In previous posts entitled “Why Is It So Hard To Collect On My Disability Insurance Policy?” and “Does Your Unum Claims Handler Have a Personal Financial Incentive to Deny or Terminate Your Disability Claim?”, we reviewed a leading reason behind insurance companies denying disability insurance claims: claims managers often receive incentives, including bonuses, depending on the amount of money they save the company. For the claims department, saving the company money is frequently achieved by denying the claims of existing customers who are receiving disability insurance benefits. This conflict of interest is a probable basis for denial or termination of many legitimate disability claims.
A recent discovery decision by the United States District Court, N.D. California in Welle v. Provident Life & Accident Ins. Co., 2013 WL 5663221 (N.D. Cal., Oct. 17, 2013) comes as a major win for those with legitimate disability claims. There, Doctor Dana Welle injured her left arm in a bike accident. After multiple surgeries, she was diagnosed with ulnar neuropathy and left medial epicondylitis. This condition gave her pain and weakness in her left arm that impacted her ability to safely care for her patients. After Provident Life Insurance (a Unum company) had paid almost three years of disability insurance benefits to Ms. Welle, the company denied her benefits.
In her suit against Provident, which claimed bad faith denial of her benefits, Dr. Welle alleged that Provident’s “incentive structure was based on performance, and performance may be measured, in terms of resolution of claims, including her own.” Dr. Welle requested Provident to produce “any and all documents that reflect, refer or relate to bonus awards, including but not limited to the performance rating and percent of bonus awarded” to claims managers and claim handlers.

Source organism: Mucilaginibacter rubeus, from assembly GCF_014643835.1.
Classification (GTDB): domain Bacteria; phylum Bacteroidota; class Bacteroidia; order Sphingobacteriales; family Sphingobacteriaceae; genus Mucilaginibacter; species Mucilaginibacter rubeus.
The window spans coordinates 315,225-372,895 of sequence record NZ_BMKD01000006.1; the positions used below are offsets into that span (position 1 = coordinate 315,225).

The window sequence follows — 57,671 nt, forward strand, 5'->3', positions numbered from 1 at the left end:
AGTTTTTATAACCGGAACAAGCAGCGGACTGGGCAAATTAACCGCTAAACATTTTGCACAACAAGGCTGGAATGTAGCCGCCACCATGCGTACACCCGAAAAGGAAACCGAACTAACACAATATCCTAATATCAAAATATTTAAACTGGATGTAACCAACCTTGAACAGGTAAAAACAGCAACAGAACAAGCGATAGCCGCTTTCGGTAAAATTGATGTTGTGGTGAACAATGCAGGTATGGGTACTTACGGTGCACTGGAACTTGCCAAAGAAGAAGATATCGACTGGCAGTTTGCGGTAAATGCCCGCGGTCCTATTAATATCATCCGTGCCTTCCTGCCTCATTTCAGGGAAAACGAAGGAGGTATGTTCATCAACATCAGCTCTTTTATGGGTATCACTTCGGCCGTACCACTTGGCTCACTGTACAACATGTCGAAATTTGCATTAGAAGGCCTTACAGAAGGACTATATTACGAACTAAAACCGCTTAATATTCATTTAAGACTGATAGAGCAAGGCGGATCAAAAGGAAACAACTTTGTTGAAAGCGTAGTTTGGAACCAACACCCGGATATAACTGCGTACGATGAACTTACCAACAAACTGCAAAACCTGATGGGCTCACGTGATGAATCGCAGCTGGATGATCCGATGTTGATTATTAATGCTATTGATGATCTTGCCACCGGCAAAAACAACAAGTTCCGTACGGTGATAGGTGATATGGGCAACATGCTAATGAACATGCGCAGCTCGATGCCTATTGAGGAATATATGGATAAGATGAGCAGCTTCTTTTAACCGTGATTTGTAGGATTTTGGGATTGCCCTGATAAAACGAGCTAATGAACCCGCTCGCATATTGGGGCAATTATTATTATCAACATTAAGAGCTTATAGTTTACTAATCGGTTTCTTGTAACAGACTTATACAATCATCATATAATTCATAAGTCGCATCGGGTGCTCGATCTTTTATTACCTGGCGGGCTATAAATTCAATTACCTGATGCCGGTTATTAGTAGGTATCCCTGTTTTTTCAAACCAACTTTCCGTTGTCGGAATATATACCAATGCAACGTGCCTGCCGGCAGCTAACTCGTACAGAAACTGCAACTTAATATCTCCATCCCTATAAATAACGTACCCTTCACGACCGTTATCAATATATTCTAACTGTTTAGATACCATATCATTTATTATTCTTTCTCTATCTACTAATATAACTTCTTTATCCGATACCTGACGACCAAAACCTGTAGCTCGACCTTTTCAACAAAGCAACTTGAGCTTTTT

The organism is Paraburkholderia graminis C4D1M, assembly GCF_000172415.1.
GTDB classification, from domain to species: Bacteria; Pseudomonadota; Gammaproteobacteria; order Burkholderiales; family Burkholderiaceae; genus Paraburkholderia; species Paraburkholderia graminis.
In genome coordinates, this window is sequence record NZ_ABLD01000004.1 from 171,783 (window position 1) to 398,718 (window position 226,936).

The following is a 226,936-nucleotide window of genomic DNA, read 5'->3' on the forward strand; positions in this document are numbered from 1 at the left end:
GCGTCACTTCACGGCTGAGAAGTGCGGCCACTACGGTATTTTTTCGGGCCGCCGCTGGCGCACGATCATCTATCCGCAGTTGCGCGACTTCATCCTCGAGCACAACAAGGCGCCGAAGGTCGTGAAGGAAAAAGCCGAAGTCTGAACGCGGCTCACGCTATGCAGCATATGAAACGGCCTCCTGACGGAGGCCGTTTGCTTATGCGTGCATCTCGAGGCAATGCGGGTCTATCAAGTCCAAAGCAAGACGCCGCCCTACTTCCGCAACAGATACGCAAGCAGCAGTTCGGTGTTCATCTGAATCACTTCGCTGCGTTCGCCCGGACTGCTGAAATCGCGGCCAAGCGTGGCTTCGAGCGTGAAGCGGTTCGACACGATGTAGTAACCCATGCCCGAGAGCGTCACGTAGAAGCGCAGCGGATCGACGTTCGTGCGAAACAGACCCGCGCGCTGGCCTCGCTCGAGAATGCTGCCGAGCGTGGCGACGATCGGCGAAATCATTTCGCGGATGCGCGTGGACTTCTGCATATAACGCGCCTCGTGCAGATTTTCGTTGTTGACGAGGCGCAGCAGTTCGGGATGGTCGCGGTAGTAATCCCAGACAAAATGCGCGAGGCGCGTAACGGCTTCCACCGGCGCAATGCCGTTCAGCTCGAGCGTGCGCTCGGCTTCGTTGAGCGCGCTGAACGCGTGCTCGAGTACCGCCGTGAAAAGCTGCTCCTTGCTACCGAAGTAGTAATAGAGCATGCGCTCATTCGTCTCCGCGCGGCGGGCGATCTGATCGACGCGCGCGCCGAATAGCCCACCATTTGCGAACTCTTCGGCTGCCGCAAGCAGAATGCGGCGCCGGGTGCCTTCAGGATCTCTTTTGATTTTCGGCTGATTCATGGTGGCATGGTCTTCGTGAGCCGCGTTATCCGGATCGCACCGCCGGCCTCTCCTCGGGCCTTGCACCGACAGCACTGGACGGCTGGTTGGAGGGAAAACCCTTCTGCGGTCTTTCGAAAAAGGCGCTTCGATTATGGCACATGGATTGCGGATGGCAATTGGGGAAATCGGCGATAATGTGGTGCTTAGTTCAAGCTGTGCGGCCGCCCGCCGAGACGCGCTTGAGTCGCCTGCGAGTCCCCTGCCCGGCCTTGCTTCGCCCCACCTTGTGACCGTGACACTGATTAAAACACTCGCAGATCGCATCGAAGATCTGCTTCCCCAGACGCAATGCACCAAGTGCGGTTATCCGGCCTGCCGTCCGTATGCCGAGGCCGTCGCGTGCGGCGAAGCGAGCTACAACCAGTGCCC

Provident objected to the request because, as they argued, it was overly broad and sought to obtain information that was private, proprietary and confidential. The Court overruled Provident’s objections and allowed the discovery. The Court reasoned that the information she sought in her requests “speaks to whether her claim was improperly denied and whether Provident encourages bad faith practices.”
The Court further reasoned that Dr. Welle had shown compelling need for the documents that related to the bonuses of those involved in adjusting her disability insurance claim, and that the information was “highly relevant to her bad faith claim.” The Court disagreed with Provident’s concern with the request being overly broad because it only requested bonus and performance related information of specific individuals. The Court also disagreed with Provident’s defense that discovering the information would breach the employees’ privacy rights, or that the information was proprietary and confidential, because Dr. Welle had already stipulated to a confidentiality agreement and protective order that covered the entire proceeding.
Thus, the Court allowed discovery of the employees’ bonus and performance related compensation documents. Though this is not the end of Dr. Welle’s fight to receive her legitimate disability insurance benefits, it is a major step in helping her get the ammunition she needs to assure her of future benefits under the policy.
 Welle v. Provident Life & Accident Ins. Co., 2013 WL 5663221 (N.D. Cal., Oct. 17, 2013).